Health benefits of celery

The fiber in celery can benefit the digestive and cardiovascular systems. Celery also contains antioxidants that may play a role in preventing disease.

This article looks at the possible health benefits of celery, as well as the vegetable’s nutritional contents and some ways to prepare it.

The nutrients in the celery plant and its seeds may provide a range of health benefits.

It is worth remembering, however, that these nutrients occur in relatively small amounts in celery. Eating celery alone is not likely to prevent or cure any disease.



Preventing inflammation and cancer



Celery contains a plant compound called apigenin, which plays a role in traditional Chinese medicine as an anti-inflammatory, antibacterial, antiviral, and antioxidant agent.

It may also have properties that help combat cancer.

According to the authors of a 2016 reviewTrusted Source, lab tests have shown that apigenin may contribute to apoptosis, a kind of programmed cell death, which could make it useful as a cancer treatment.

In 2015, researchers behind a studyTrusted Source in mice concluded that apigenin and apigenin-rich diets reduced the expression of certain inflammatory proteins. In this way, these substances may reduce inflammation and restore the balance of the immune system.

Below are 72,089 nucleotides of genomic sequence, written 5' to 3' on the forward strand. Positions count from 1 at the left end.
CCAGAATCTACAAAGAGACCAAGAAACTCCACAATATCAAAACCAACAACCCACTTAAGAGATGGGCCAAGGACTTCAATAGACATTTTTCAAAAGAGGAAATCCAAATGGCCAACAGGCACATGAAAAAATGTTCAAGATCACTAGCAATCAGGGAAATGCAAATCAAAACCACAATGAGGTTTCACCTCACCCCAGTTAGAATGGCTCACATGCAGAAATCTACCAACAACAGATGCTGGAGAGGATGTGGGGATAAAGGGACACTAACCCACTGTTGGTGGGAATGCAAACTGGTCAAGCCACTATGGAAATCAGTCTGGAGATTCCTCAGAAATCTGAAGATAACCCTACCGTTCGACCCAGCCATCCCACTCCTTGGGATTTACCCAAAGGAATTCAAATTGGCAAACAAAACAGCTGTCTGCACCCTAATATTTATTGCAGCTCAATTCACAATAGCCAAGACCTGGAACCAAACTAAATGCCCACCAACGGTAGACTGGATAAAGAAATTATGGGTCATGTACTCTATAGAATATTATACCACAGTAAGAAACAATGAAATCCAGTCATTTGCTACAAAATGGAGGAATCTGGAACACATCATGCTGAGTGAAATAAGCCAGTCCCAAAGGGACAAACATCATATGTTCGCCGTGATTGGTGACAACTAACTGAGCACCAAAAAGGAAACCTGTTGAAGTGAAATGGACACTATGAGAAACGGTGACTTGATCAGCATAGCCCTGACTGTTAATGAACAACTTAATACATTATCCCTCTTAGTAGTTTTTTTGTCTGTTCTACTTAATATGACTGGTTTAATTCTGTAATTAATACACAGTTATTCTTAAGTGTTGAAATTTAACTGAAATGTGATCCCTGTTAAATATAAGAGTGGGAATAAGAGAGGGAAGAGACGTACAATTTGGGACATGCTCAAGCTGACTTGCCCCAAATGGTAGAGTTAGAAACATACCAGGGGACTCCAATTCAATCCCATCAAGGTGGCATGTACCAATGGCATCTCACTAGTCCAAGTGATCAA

Celery contains a flavonoid called luteolin. The authors of an articleTrusted Source published in 2009 suggested that luteolin may have anticancer properties — it may help prevent the spread of cancer cells and induce cell death. They proposed that luteolin may make cancer cells more susceptible to attack by chemicals in treatments.

Blood pressure

Some practitioners of Chinese medicine use celery and celery extracts to reduce blood pressure.

One study looked at the effect of celery seed extracts on blood pressure in rats that either had normal blood pressure and or artificially induced hypertension.

The authors Trusted Source concluded that the extracts reduced blood pressure and raised heart rate in the rats with high blood pressure but not in those with normal blood pressure. There is no strong evidence, however, that celery seeds help lower blood pressure in humans.

Celery is also a good source of fiber, and results of a 2016 Cochrane review suggested that people with a high fiber intake may have lower blood pressure than those on a low fiber diet.

The authors called for further research to confirm their findings and to identify the precise impacts of different types of fiber.

Hyperlipidemia

Hyperlipidemia refers to an increase in fatty molecules in the blood. There are often no symptoms, but it raises the long-term risk of heart disease and stroke.

A 2014 study in rodents found that celery extract reduced levels of low-density lipoprotein (LDL), or “bad” cholesterol, in rats that consumed a high-fat diet.

Meanwhile, the 2016 Cochrane review noted that people who follow a high-fiber diet appear to have lower total and LDL cholesterol levels than those who consume less fiber.